In another moving experience during this trip, my cousin took me to find the gravesite of our ancestors. He goes every year during Ching Ming to clean the site of brush and leaves. For me, it captured the experience of many Chinese throughout time. They made the effort to respect and remember the shoulders of those upon which we stand.

Searching for (Lotus) Roots: Village Visits

House in Bamboo Garden

The Chou Family village home in the once-rural area of Punyu is now consumed by the urban demands of Guangzhou. Located in the Bamboo Garden Village in Bai Yun near the Guangzhou airport, the stately home was originally built in the middle of rice paddies. Through the maze of six to seven-story buildings haphazardly built in the 80’s and 90’s, the narrow alleyways lead to this peaceful oasis.

The house is the oldest remaining home in the village. A few remaining pieces of furniture shown above survived the past. The family residence remains unoccupied, but hopefully its redeeming features will support new life and purpose.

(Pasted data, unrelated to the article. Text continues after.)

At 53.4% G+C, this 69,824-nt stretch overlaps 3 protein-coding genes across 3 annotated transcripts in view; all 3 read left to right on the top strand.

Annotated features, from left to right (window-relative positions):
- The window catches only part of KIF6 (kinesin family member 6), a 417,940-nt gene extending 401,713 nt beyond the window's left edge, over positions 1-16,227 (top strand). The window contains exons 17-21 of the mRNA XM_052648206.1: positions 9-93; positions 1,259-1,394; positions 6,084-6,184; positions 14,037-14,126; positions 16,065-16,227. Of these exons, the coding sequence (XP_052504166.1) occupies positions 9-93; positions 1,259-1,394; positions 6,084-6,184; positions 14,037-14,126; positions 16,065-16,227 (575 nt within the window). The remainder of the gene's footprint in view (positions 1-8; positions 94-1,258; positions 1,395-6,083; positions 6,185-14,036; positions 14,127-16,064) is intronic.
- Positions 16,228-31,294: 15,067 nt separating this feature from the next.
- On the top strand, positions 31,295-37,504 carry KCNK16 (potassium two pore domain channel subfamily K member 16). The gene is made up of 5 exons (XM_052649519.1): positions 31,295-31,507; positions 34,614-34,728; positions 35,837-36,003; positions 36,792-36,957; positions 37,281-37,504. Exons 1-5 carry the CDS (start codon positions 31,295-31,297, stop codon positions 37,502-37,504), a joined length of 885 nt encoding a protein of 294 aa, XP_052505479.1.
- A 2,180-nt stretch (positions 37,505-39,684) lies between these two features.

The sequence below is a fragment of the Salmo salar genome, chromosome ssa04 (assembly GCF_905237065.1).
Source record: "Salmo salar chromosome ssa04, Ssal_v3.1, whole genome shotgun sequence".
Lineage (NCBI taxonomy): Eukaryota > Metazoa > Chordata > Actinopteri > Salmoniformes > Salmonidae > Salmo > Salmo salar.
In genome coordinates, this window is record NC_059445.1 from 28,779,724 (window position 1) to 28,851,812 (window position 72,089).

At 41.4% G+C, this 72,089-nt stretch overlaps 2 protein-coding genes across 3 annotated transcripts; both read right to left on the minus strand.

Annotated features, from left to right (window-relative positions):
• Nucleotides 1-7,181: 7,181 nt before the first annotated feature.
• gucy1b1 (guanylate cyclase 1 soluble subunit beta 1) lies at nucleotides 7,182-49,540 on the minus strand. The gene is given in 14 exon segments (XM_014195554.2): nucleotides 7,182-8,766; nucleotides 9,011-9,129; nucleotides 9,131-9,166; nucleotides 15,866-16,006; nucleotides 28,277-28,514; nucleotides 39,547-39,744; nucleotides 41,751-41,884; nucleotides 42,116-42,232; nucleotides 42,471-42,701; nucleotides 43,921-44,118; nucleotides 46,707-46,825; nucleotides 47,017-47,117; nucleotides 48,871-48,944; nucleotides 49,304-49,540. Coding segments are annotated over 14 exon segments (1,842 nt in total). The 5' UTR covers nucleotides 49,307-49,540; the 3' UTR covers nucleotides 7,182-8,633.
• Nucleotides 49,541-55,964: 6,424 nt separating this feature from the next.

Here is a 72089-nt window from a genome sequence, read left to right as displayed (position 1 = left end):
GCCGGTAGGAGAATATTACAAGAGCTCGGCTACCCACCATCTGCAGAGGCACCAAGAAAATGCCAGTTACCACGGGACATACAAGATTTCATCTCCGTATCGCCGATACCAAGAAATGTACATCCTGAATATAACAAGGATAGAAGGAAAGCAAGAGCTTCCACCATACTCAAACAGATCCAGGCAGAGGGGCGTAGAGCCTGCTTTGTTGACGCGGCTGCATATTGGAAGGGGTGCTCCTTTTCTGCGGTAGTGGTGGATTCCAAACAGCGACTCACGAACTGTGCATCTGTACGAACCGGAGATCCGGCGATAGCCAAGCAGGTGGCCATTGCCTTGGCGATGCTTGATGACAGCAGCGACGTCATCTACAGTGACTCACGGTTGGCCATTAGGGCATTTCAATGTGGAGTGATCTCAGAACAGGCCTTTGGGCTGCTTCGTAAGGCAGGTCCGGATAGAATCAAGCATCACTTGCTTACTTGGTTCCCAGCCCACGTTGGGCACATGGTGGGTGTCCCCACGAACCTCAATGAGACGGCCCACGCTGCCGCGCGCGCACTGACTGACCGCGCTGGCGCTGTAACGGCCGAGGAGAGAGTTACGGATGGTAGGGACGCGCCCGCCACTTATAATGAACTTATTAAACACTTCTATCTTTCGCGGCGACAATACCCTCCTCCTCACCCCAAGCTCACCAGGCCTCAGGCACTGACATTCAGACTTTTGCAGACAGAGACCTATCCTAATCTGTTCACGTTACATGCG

An Tang Village

A search for the Lum Family house in An Tang Village proved to be more challenging. The house no longer exists, but finding the precise location was also elusive. The search demands people, place, and time. Rickety 80’s and 90’s adhoc housing sprinkled throughout the village similar to that found in Bamboo Garden obscure landmarks. Being in a more rural setting, the An Tang Village contained more traditional village houses. This could be related to funding, demand and proximity to an urban area.

We located the home of my mother’s uncle. Adjacent to it was a 20’s era clinic. It reminded me of the contemporary style of Sun Yat Sen’s Residence in Hong Kong. Athough unoccupied, it appears to be a historic building ripe for attention and TLC.

The series of Ancestral Temples made the village visit worthwhile. In addition to the artwork that preserves the legacy of the Lum Family, local street murals scattered throughout the village provided inspiration for its residents.

Foodie Heaven